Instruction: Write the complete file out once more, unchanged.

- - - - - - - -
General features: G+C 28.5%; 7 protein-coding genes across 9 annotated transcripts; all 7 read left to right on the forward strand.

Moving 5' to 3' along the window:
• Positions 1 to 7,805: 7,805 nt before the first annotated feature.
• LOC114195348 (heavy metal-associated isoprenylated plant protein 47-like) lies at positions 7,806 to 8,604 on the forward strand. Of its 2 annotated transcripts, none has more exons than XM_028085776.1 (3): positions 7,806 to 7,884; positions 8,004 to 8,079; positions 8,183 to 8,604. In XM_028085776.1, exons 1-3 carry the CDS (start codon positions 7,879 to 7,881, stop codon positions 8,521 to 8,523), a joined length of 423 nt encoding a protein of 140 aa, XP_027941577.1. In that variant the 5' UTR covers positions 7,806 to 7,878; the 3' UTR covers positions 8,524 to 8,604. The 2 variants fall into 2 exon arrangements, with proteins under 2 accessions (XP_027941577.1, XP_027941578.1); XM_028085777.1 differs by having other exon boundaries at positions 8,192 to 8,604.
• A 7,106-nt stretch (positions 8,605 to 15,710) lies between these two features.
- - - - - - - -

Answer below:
General features: G+C 28.5%; 7 protein-coding genes across 9 annotated transcripts; all 7 read left to right on the forward strand.

Moving 5' to 3' along the window:
• Positions 1 to 7,805: 7,805 nt before the first annotated feature.
• LOC114195348 (heavy metal-associated isoprenylated plant protein 47-like) lies at positions 7,806 to 8,604 on the forward strand. Of its 2 annotated transcripts, none has more exons than XM_028085776.1 (3): positions 7,806 to 7,884; positions 8,004 to 8,079; positions 8,183 to 8,604. In XM_028085776.1, exons 1-3 carry the CDS (start codon positions 7,879 to 7,881, stop codon positions 8,521 to 8,523), a joined length of 423 nt encoding a protein of 140 aa, XP_027941577.1. In that variant the 5' UTR covers positions 7,806 to 7,878; the 3' UTR covers positions 8,524 to 8,604. The 2 variants fall into 2 exon arrangements, with proteins under 2 accessions (XP_027941577.1, XP_027941578.1); XM_028085777.1 differs by having other exon boundaries at positions 8,192 to 8,604.
• A 7,106-nt stretch (positions 8,605 to 15,710) lies between these two features.